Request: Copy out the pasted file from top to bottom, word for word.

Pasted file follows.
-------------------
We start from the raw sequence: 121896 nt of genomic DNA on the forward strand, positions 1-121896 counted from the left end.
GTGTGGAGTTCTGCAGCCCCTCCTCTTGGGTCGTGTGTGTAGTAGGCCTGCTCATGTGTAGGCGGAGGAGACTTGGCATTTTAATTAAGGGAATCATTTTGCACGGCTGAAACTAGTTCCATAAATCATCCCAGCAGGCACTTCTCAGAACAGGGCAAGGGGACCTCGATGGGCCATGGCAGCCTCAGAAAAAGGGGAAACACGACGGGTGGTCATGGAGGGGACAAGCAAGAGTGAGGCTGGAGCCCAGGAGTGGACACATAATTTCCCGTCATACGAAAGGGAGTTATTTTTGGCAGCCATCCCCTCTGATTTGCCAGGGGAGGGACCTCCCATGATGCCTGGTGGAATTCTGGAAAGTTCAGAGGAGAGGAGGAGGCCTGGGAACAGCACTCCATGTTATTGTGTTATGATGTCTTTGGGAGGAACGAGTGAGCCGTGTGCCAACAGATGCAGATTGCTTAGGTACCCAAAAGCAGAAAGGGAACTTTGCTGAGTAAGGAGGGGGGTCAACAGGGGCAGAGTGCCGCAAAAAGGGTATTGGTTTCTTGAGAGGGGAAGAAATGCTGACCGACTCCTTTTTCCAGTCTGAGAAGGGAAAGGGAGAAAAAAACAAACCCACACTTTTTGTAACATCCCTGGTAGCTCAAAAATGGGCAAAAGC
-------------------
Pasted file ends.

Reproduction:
We start from the raw sequence: 121896 nt of genomic DNA on the forward strand, positions 1-121896 counted from the left end.
GTGTGGAGTTCTGCAGCCCCTCCTCTTGGGTCGTGTGTGTAGTAGGCCTGCTCATGTGTAGGCGGAGGAGACTTGGCATTTTAATTAAGGGAATCATTTTGCACGGCTGAAACTAGTTCCATAAATCATCCCAGCAGGCACTTCTCAGAACAGGGCAAGGGGACCTCGATGGGCCATGGCAGCCTCAGAAAAAGGGGAAACACGACGGGTGGTCATGGAGGGGACAAGCAAGAGTGAGGCTGGAGCCCAGGAGTGGACACATAATTTCCCGTCATACGAAAGGGAGTTATTTTTGGCAGCCATCCCCTCTGATTTGCCAGGGGAGGGACCTCCCATGATGCCTGGTGGAATTCTGGAAAGTTCAGAGGAGAGGAGGAGGCCTGGGAACAGCACTCCATGTTATTGTGTTATGATGTCTTTGGGAGGAACGAGTGAGCCGTGTGCCAACAGATGCAGATTGCTTAGGTACCCAAAAGCAGAAAGGGAACTTTGCTGAGTAAGGAGGGGGGTCAACAGGGGCAGAGTGCCGCAAAAAGGGTATTGGTTTCTTGAGAGGGGAAGAAATGCTGACCGACTCCTTTTTCCAGTCTGAGAAGGGAAAGGGAGAAAAAAACAAACCCACACTTTTTGTAACATCCCTGGTAGCTCAAAAATGGGCAAAAGC